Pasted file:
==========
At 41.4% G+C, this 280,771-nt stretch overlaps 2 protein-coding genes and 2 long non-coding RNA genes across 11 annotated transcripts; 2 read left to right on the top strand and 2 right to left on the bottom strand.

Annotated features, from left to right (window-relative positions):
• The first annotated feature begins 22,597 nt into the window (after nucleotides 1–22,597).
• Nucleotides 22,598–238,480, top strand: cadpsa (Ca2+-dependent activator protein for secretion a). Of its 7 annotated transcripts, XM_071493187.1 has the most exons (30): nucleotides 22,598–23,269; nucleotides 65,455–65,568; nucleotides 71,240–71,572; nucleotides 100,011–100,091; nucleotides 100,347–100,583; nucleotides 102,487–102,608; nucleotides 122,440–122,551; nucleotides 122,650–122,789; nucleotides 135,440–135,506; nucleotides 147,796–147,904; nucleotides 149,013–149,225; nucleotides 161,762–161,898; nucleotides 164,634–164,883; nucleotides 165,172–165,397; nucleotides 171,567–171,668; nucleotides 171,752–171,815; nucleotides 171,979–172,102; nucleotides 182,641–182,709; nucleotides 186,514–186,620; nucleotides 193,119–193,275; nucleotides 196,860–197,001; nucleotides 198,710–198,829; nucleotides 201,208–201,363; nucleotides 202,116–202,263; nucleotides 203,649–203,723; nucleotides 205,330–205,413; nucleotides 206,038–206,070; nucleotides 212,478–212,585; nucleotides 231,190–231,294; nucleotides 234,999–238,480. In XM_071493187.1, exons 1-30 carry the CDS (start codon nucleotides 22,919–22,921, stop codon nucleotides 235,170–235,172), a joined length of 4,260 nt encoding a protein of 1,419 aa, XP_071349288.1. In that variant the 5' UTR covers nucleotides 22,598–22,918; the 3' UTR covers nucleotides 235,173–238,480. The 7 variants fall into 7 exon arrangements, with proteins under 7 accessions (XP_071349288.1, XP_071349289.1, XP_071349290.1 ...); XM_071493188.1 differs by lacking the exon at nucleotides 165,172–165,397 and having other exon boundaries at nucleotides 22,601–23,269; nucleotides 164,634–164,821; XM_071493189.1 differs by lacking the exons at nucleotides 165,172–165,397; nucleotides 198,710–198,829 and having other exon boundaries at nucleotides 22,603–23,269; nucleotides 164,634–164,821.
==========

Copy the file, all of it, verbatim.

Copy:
At 41.4% G+C, this 280,771-nt stretch overlaps 2 protein-coding genes and 2 long non-coding RNA genes across 11 annotated transcripts; 2 read left to right on the top strand and 2 right to left on the bottom strand.

Annotated features, from left to right (window-relative positions):
• The first annotated feature begins 22,597 nt into the window (after nucleotides 1–22,597).
• Nucleotides 22,598–238,480, top strand: cadpsa (Ca2+-dependent activator protein for secretion a). Of its 7 annotated transcripts, XM_071493187.1 has the most exons (30): nucleotides 22,598–23,269; nucleotides 65,455–65,568; nucleotides 71,240–71,572; nucleotides 100,011–100,091; nucleotides 100,347–100,583; nucleotides 102,487–102,608; nucleotides 122,440–122,551; nucleotides 122,650–122,789; nucleotides 135,440–135,506; nucleotides 147,796–147,904; nucleotides 149,013–149,225; nucleotides 161,762–161,898; nucleotides 164,634–164,883; nucleotides 165,172–165,397; nucleotides 171,567–171,668; nucleotides 171,752–171,815; nucleotides 171,979–172,102; nucleotides 182,641–182,709; nucleotides 186,514–186,620; nucleotides 193,119–193,275; nucleotides 196,860–197,001; nucleotides 198,710–198,829; nucleotides 201,208–201,363; nucleotides 202,116–202,263; nucleotides 203,649–203,723; nucleotides 205,330–205,413; nucleotides 206,038–206,070; nucleotides 212,478–212,585; nucleotides 231,190–231,294; nucleotides 234,999–238,480. In XM_071493187.1, exons 1-30 carry the CDS (start codon nucleotides 22,919–22,921, stop codon nucleotides 235,170–235,172), a joined length of 4,260 nt encoding a protein of 1,419 aa, XP_071349288.1. In that variant the 5' UTR covers nucleotides 22,598–22,918; the 3' UTR covers nucleotides 235,173–238,480. The 7 variants fall into 7 exon arrangements, with proteins under 7 accessions (XP_071349288.1, XP_071349289.1, XP_071349290.1 ...); XM_071493188.1 differs by lacking the exon at nucleotides 165,172–165,397 and having other exon boundaries at nucleotides 22,601–23,269; nucleotides 164,634–164,821; XM_071493189.1 differs by lacking the exons at nucleotides 165,172–165,397; nucleotides 198,710–198,829 and having other exon boundaries at nucleotides 22,603–23,269; nucleotides 164,634–164,821.